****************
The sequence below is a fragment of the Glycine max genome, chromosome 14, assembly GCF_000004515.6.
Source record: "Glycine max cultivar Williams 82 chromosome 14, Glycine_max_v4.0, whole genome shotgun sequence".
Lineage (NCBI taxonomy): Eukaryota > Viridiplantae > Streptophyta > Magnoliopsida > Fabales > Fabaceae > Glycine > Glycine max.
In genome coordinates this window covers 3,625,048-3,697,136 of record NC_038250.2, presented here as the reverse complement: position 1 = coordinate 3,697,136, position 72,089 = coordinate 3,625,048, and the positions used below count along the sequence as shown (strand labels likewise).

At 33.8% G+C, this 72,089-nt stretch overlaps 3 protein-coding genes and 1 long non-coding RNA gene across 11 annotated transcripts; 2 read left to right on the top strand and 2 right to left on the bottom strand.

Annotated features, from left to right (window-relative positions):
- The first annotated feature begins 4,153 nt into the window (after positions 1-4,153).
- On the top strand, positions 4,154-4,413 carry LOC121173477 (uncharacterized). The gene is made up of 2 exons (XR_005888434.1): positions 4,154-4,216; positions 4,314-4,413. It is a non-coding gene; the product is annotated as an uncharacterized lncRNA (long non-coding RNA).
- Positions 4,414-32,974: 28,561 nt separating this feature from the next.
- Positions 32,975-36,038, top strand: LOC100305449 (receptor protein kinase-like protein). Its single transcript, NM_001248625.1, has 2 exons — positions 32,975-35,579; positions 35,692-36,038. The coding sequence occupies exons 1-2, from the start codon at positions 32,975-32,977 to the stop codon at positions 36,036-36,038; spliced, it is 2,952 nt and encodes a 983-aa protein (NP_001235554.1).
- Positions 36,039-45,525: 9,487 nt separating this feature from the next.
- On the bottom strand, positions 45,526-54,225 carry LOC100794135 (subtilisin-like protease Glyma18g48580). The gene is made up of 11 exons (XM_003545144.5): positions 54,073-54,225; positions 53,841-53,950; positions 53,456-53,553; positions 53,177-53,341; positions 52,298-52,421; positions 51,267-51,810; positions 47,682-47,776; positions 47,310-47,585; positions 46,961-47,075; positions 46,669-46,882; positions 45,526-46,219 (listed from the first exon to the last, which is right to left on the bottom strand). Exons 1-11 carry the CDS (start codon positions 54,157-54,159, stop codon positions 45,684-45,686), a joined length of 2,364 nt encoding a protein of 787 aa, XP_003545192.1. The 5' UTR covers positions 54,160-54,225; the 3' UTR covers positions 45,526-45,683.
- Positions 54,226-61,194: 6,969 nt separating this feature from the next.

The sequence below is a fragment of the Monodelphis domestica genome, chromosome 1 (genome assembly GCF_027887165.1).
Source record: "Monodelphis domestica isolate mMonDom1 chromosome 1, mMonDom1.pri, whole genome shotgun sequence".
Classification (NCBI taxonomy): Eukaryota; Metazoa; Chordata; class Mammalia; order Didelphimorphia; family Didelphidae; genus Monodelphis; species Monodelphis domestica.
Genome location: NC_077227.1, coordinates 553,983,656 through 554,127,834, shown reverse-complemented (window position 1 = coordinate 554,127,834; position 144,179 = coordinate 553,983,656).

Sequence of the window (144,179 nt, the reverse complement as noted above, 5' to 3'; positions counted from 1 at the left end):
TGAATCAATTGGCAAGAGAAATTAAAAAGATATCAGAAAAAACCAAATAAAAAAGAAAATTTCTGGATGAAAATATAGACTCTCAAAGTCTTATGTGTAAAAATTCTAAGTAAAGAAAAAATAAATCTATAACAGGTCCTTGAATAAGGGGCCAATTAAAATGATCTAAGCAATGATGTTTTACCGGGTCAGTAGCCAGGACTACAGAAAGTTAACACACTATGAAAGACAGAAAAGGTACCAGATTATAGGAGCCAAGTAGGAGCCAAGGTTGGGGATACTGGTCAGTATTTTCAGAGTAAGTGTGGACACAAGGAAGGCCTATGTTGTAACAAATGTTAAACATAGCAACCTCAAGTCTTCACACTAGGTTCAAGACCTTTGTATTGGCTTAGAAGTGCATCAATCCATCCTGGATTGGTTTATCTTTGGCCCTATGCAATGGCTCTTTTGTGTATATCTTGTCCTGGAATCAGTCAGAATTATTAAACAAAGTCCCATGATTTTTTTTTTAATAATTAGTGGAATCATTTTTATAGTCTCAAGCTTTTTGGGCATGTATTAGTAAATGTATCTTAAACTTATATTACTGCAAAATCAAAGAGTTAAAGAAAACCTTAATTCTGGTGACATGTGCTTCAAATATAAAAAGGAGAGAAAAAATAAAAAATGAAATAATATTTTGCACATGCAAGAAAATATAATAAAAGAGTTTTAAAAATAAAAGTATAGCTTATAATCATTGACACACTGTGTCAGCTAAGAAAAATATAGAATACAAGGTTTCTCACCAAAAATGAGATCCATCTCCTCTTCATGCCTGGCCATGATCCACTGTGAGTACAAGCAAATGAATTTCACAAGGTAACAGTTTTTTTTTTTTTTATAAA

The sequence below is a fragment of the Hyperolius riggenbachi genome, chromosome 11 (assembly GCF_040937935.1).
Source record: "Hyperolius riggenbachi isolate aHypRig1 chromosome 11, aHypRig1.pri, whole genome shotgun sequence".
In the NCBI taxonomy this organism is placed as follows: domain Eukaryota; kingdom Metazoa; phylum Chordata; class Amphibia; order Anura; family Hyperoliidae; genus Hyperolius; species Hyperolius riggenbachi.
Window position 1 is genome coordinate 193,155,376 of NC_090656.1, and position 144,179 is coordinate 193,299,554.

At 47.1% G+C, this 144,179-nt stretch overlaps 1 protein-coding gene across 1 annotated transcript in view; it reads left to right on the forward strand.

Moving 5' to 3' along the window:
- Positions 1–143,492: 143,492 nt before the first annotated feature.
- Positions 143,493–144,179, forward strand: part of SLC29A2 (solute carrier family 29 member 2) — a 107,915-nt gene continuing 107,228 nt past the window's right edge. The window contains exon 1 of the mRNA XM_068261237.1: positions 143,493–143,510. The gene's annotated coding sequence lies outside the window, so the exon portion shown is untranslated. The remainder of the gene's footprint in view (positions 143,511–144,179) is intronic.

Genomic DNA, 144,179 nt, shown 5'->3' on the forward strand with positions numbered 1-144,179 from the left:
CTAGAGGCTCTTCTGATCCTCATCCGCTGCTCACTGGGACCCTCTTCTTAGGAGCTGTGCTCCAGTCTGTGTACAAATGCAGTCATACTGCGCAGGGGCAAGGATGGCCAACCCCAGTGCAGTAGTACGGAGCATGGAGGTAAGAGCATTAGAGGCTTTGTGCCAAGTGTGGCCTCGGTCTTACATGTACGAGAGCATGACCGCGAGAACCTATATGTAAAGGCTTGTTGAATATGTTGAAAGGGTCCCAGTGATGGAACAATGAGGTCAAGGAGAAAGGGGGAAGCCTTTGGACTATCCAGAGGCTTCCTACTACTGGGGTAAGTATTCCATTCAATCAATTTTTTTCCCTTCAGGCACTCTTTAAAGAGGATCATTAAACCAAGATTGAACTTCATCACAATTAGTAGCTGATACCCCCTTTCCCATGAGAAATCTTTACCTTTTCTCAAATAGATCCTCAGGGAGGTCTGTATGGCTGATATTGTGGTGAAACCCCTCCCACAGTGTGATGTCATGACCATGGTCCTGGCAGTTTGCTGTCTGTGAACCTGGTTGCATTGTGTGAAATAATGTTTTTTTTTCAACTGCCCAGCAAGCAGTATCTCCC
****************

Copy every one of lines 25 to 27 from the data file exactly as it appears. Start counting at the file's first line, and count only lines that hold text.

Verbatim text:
Moving 5' to 3' along the window:
- Positions 1–143,492: 143,492 nt before the first annotated feature.
- Positions 143,493–144,179, forward strand: part of SLC29A2 (solute carrier family 29 member 2) — a 107,915-nt gene continuing 107,228 nt past the window's right edge. The window contains exon 1 of the mRNA XM_068261237.1: positions 143,493–143,510. The gene's annotated coding sequence lies outside the window, so the exon portion shown is untranslated. The remainder of the gene's footprint in view (positions 143,511–144,179) is intronic.